The music video for “American Life” was due out around the same time the Iraq War broke out, and the track ended up sparking some controversy on American soil. “The timing was pretty amazing how we made that video,” he says. “I think the same week we were supposed to release the video the [Iraqi] War broke out. It was literally the same week. I was traveling between Europe and America at that time. I could really see the two different perspectives. In Sweden we were like, ‘This video has to be released, it’s very important.’ And in America, we thought we can’t release it. I connected with both perspectives. I could see how it was controversial, but for two completely different reasons. But [Madonna] did the right decision to not show it at the time. There was no discussion.”
Akerlund knew he wanted to use Madonna’s backup dancers, who were parkour experts, for this video. “I knew all about [parkour],” he says. “The reason why we did it was because she was touring and she had the best parkour kids on her tour. It was one of those videos we shot wen she was touring. We had to find time for it on her schedule and it ended up being in Tokyo. Visually, it’s awesome and I really wanted to use her parkour guys that she had on her tour. That itself is all I needed to get going. It was crazy shooting in Tokyo, but it worked really well with the music.”
Akerlund says that they actually ended up with two different videos for “Celebration.” One focused on her biggest fans, and both were shot on tour. “We shot that part with her and her dancers and Milan, and then we shot the parts with the fans in Barcelona,” he says. “The way we did it was kind of cool actually. We had a section outside the arena where she was shooting and we made a line to the people there, and the music was going in a loop. We were just shooting. Some people came as dedicated fans and some dressed up, and my AV was like ‘Next, next!’ We ended up with way more. The fan version has all the crazy fans.”
According to Akerlund, Madonna knew exactly what she wanted for the post-apocalyptic clip “Ghosttown,” which features actor Terrence Howard. “The good thing for me was that Madonna had a clear idea what the song was about,” Akerlund says.” The whole end of the world theme was perfect. Visually, we could make something out of it. We shot it over two nights. Also a night shoot actually. We were on location in Los Angeles. And we took all the people out to shoot in the desert in a closed down factory. It’s a big deal to do that. There was a lot of production design to it. That location was dirty. Dirty for real! But Madonna was going all the way.”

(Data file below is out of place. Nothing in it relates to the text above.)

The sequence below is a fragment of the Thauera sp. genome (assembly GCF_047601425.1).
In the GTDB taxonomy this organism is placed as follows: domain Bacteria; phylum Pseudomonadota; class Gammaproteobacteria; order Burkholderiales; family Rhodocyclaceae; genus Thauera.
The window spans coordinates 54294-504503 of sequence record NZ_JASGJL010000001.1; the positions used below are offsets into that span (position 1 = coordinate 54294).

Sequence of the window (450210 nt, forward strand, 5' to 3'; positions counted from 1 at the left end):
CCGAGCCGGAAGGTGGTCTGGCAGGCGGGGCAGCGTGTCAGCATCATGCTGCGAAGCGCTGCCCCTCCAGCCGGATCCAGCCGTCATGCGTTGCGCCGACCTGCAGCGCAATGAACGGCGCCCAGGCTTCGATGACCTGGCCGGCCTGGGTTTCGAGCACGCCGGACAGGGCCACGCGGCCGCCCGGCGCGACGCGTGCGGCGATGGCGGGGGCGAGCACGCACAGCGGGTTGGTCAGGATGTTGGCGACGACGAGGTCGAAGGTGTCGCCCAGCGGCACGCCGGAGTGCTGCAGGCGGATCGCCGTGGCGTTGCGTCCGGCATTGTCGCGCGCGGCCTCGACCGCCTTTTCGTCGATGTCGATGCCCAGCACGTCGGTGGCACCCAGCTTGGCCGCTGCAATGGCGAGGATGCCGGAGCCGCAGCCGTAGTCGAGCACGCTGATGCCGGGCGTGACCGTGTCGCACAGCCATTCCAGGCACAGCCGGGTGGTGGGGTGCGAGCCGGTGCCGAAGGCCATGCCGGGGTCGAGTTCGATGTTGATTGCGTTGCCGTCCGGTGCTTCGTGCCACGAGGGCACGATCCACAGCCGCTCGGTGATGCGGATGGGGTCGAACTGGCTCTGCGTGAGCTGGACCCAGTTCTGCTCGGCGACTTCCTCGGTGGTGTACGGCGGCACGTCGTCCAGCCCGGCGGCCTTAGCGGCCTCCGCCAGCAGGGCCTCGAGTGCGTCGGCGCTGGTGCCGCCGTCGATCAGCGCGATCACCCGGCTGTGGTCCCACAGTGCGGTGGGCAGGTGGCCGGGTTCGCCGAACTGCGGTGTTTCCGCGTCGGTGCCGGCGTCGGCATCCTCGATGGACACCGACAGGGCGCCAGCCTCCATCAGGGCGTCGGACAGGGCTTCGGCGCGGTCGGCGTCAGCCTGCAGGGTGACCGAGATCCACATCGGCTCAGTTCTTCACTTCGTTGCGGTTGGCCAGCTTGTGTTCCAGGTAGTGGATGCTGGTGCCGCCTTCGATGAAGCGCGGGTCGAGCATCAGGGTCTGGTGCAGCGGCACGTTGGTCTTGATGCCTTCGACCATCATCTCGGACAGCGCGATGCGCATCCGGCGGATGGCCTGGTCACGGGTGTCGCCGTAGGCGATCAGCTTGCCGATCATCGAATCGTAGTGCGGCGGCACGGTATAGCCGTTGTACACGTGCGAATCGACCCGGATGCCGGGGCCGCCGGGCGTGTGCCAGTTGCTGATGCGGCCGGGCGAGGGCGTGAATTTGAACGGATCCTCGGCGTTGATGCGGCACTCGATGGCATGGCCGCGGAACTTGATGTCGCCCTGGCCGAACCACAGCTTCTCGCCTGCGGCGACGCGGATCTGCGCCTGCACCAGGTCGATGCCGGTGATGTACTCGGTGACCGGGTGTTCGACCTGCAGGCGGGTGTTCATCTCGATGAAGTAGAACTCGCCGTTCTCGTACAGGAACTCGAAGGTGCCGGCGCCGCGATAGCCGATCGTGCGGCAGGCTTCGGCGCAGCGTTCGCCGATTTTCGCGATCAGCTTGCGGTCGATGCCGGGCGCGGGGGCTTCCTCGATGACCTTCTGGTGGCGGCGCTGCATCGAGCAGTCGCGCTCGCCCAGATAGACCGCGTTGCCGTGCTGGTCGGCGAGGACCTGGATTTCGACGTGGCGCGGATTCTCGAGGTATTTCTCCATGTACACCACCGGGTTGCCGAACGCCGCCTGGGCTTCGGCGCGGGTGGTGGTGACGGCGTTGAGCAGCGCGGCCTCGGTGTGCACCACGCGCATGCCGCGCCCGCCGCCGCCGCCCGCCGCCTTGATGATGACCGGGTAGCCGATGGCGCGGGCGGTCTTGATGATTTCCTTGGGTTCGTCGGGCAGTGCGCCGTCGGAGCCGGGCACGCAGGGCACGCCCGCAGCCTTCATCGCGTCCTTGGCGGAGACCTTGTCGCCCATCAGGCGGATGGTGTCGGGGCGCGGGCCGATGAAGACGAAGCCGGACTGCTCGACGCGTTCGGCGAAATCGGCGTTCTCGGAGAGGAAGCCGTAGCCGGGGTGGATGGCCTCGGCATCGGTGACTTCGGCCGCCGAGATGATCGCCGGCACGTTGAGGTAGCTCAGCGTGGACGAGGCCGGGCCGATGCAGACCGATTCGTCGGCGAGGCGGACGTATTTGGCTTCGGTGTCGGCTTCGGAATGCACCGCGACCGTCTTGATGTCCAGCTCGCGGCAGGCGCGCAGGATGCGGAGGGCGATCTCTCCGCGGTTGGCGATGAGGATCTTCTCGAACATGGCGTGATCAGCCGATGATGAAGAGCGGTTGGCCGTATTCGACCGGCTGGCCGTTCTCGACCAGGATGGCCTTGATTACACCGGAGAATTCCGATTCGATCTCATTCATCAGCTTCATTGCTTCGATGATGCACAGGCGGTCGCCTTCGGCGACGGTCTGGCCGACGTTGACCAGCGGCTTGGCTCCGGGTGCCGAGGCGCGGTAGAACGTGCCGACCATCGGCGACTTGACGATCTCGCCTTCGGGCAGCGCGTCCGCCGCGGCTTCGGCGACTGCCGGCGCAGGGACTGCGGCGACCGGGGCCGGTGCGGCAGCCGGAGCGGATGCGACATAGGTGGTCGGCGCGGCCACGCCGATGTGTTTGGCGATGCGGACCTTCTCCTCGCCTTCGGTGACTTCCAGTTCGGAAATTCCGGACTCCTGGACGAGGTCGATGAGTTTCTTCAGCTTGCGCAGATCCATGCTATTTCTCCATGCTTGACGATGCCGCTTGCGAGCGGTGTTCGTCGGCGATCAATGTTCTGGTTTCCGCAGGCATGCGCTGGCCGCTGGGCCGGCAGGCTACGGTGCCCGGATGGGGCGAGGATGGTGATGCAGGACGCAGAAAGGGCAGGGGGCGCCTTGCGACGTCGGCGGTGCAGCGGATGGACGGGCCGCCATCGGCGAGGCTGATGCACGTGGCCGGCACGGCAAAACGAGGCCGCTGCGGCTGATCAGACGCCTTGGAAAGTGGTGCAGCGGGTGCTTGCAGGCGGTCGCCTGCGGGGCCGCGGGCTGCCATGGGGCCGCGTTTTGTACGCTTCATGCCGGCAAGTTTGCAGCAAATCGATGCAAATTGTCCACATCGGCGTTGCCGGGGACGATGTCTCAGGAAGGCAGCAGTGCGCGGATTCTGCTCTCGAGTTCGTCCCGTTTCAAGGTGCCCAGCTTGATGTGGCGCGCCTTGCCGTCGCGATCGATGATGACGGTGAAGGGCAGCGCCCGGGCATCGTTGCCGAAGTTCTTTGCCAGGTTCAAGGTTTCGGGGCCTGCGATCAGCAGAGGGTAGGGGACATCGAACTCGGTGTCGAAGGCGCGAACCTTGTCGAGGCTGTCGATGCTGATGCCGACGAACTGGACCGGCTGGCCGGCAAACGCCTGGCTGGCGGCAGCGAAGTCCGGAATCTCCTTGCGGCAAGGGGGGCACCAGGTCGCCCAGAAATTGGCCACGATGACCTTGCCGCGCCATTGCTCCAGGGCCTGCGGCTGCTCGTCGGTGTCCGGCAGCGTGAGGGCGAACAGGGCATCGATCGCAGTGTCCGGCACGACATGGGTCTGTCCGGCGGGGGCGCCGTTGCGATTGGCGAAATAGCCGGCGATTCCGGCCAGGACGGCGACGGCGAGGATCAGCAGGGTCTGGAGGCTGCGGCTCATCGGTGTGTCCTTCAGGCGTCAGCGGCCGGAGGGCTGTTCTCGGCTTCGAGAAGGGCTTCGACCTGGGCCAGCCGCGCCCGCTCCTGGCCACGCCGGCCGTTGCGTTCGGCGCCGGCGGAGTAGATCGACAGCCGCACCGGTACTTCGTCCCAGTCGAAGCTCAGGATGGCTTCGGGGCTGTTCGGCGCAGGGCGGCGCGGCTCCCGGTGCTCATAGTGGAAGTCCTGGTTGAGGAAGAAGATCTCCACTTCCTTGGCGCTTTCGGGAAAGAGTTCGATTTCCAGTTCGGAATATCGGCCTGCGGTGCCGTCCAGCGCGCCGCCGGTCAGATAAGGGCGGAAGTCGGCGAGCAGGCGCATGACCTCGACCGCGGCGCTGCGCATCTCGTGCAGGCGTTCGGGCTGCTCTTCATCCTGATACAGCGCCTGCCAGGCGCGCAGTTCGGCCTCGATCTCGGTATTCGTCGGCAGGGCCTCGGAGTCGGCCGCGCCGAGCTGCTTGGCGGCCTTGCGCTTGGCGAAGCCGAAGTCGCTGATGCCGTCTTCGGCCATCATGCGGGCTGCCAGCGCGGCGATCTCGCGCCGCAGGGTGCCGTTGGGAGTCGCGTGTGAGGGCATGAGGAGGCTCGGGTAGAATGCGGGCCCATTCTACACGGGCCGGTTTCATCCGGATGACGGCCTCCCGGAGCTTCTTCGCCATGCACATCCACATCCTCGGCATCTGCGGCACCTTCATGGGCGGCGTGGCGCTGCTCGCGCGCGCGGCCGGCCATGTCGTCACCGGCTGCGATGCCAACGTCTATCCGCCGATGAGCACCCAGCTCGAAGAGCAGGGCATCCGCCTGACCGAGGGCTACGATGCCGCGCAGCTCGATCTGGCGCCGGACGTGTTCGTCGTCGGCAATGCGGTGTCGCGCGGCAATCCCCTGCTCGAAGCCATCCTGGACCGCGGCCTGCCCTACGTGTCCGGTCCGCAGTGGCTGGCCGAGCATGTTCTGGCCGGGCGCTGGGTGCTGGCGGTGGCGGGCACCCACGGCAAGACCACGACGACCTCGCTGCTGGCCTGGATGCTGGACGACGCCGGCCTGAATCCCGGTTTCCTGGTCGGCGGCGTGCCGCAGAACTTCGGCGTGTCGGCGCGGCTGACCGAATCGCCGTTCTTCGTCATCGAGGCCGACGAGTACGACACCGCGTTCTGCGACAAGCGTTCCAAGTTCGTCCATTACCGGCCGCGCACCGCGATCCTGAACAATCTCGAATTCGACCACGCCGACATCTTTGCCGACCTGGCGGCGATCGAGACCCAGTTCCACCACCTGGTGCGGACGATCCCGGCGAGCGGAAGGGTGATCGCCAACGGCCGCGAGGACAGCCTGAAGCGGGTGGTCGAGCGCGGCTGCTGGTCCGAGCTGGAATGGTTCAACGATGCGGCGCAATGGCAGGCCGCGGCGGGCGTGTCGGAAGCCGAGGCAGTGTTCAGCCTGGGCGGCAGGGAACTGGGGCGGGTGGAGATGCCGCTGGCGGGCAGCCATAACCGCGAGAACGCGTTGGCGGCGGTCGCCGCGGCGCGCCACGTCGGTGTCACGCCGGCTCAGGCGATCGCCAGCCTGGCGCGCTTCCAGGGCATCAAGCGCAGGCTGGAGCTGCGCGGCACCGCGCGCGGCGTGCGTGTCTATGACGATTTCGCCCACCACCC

Cyndi Lauper, the American singer, has revealed she has signed autographs as Madonna when fans have mistaken her for her pop rival.
The Girls Just Want To Have Fun singer makes the disclosure when she appears on Friday night’s Graham Norton Show.
Lauper, who has a very distinctive, high-pitched New York accent, said: “It happens to me once in a while. I just sign Madonna. I don’t care and as long as I don’t talk I get away with it.”
The Time After Time singer and Madonna were pitted against each other as pop rivals during the 1980s.
Q: You worked with Madonna on her acclaimed Ray Of Light album. What was it like working with her?
Rick Nowels: I always wanted to work with Madonna. I loved her voice, her songwriting, and the great records she made with Pat Leonard, Stephen Bray and Nile Rodgers. In 1997 I was in New York for the Grammys. I was up for Album of the Year (as one of the producers) for Celine Dion’s Falling Into You. I was in Barney’s (store) getting a tie for the Grammys and I saw Madonna there. I introduced myself, and I told her that she didn’t get the credit she deserved as a songwriter. Which is true, but it’s also an awkward thing to tell a huge superstar! She was very cool and gracious. I ended up getting a meeting with her in L.A. a few weeks later.
We wrote nine songs together—three made the Ray of Light album: “The Power of Goodbye”, “Little Star” and “To Have and Not To Hold”. “The Power of Goodbye” was a number one song in U.K. and Europe. It was a career-changing experience for me. Before that I had always done my co-writing with friends. But working with Madonna…it was the first time I had ever written one-on-one with a great artist/writer. After that I changed gears a little, and now I mostly collaborate directly with artists.
Her name is Madonna Ciccone, and her face matches her name.
Round eyes, arched eyebrows, finely drawn mouth – Da Vinci would have loved it. It is a theatrical face, a dancer’s face. And she has a dancer’s body – thin as a blade, lithe and agile. Doll-like, she looks as if she’d snap in a strong wind.